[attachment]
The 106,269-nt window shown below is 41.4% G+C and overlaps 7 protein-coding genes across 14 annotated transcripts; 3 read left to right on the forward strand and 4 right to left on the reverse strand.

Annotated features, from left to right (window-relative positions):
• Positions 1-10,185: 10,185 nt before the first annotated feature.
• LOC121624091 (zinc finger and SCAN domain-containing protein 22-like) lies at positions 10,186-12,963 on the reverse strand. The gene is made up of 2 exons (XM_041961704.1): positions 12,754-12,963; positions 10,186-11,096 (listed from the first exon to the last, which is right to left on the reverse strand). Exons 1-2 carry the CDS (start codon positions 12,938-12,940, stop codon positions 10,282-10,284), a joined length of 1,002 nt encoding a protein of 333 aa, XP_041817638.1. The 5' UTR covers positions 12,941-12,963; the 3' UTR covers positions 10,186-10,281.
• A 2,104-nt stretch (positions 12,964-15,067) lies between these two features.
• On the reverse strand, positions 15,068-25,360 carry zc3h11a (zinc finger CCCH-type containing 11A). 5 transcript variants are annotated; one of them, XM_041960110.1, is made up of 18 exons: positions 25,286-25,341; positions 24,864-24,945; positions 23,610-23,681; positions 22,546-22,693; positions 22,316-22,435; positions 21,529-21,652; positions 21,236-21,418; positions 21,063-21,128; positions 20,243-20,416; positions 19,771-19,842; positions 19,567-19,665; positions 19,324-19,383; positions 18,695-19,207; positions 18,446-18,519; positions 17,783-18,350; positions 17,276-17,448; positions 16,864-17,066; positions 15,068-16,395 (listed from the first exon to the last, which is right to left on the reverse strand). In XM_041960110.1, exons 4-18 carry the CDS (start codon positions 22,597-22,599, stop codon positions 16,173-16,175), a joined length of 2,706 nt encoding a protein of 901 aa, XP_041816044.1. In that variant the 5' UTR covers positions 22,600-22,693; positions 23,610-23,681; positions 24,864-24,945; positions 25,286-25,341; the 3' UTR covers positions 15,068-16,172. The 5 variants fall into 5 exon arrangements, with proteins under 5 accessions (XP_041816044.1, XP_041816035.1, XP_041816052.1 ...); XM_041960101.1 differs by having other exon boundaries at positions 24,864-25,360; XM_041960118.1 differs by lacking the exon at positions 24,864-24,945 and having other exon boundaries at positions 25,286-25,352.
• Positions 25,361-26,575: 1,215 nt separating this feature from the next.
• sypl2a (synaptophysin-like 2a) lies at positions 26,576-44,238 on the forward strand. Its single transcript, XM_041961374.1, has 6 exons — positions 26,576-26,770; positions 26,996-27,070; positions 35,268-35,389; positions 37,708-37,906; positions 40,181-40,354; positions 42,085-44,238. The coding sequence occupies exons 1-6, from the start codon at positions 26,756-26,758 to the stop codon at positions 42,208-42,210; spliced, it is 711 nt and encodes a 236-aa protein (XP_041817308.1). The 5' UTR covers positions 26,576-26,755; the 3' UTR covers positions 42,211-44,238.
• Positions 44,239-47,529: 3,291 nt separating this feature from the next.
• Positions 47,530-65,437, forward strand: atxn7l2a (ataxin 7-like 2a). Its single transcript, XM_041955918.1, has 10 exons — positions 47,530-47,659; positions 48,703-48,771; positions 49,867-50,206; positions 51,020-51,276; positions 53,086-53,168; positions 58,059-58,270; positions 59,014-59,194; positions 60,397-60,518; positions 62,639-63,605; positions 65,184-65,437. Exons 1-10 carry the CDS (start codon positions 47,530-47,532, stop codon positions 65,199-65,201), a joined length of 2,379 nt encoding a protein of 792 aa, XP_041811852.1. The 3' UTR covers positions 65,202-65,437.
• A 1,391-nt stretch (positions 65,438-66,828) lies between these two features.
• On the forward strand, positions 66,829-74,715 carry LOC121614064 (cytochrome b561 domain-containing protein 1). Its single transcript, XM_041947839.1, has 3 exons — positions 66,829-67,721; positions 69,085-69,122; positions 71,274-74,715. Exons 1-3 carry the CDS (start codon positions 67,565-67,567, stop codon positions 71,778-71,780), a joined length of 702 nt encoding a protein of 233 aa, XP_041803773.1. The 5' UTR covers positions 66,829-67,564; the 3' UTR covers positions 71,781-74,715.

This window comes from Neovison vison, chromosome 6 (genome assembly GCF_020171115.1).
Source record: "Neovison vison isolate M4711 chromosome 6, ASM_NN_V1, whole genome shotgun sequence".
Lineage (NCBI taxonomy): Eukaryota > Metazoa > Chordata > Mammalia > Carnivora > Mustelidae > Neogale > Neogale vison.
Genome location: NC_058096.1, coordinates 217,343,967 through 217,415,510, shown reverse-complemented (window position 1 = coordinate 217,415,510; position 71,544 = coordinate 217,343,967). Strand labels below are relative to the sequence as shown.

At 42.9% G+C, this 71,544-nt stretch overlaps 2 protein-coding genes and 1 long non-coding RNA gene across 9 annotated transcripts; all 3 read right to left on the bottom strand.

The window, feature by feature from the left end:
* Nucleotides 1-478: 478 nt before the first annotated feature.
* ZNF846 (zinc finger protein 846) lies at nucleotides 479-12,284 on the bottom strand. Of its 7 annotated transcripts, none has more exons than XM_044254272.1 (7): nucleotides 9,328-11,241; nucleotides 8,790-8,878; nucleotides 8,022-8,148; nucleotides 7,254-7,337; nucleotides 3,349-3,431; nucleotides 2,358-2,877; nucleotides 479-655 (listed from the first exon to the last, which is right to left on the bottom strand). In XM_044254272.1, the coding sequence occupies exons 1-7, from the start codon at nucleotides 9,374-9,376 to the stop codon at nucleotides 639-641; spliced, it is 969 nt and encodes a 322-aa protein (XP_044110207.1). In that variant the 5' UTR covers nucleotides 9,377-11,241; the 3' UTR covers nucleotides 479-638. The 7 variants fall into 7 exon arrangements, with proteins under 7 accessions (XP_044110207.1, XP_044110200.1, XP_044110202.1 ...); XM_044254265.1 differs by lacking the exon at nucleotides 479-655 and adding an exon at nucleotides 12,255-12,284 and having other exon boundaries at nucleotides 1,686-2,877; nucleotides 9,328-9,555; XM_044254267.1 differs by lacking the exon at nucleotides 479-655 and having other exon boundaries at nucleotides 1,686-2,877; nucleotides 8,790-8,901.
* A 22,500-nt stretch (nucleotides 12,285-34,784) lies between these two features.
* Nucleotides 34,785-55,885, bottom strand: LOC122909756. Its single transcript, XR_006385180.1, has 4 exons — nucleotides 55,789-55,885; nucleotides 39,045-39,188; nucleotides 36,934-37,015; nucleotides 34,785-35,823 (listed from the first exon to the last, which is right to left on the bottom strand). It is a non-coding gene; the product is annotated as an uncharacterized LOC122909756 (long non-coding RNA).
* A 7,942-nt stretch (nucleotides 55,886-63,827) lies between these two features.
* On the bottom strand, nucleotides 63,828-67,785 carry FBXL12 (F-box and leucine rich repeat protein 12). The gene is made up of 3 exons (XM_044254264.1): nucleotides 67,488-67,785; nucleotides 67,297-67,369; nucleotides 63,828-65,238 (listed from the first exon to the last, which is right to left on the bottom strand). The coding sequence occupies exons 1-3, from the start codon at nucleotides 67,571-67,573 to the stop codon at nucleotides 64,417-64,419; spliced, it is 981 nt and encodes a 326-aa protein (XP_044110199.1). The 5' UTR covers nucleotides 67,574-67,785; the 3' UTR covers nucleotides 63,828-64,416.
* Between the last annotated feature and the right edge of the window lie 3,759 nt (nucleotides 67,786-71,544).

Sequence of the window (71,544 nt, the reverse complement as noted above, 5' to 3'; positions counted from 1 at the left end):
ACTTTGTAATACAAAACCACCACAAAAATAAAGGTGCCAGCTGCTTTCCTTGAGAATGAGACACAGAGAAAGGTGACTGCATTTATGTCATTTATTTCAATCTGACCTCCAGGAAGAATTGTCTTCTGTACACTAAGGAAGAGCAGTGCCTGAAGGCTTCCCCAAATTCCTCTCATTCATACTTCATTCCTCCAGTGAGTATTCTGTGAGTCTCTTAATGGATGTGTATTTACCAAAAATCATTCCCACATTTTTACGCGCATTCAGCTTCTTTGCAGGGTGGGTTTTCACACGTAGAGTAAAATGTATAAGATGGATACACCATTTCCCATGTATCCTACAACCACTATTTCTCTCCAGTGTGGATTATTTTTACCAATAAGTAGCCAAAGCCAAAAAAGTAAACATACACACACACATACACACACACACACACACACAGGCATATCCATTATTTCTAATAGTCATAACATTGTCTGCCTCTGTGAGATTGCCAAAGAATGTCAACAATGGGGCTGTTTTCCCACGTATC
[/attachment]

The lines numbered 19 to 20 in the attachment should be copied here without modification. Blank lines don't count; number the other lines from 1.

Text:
* Nucleotides 1-478: 478 nt before the first annotated feature.
* ZNF846 (zinc finger protein 846) lies at nucleotides 479-12,284 on the bottom strand. Of its 7 annotated transcripts, none has more exons than XM_044254272.1 (7): nucleotides 9,328-11,241; nucleotides 8,790-8,878; nucleotides 8,022-8,148; nucleotides 7,254-7,337; nucleotides 3,349-3,431; nucleotides 2,358-2,877; nucleotides 479-655 (listed from the first exon to the last, which is right to left on the bottom strand). In XM_044254272.1, the coding sequence occupies exons 1-7, from the start codon at nucleotides 9,374-9,376 to the stop codon at nucleotides 639-641; spliced, it is 969 nt and encodes a 322-aa protein (XP_044110207.1). In that variant the 5' UTR covers nucleotides 9,377-11,241; the 3' UTR covers nucleotides 479-638. The 7 variants fall into 7 exon arrangements, with proteins under 7 accessions (XP_044110207.1, XP_044110200.1, XP_044110202.1 ...); XM_044254265.1 differs by lacking the exon at nucleotides 479-655 and adding an exon at nucleotides 12,255-12,284 and having other exon boundaries at nucleotides 1,686-2,877; nucleotides 9,328-9,555; XM_044254267.1 differs by lacking the exon at nucleotides 479-655 and having other exon boundaries at nucleotides 1,686-2,877; nucleotides 8,790-8,901.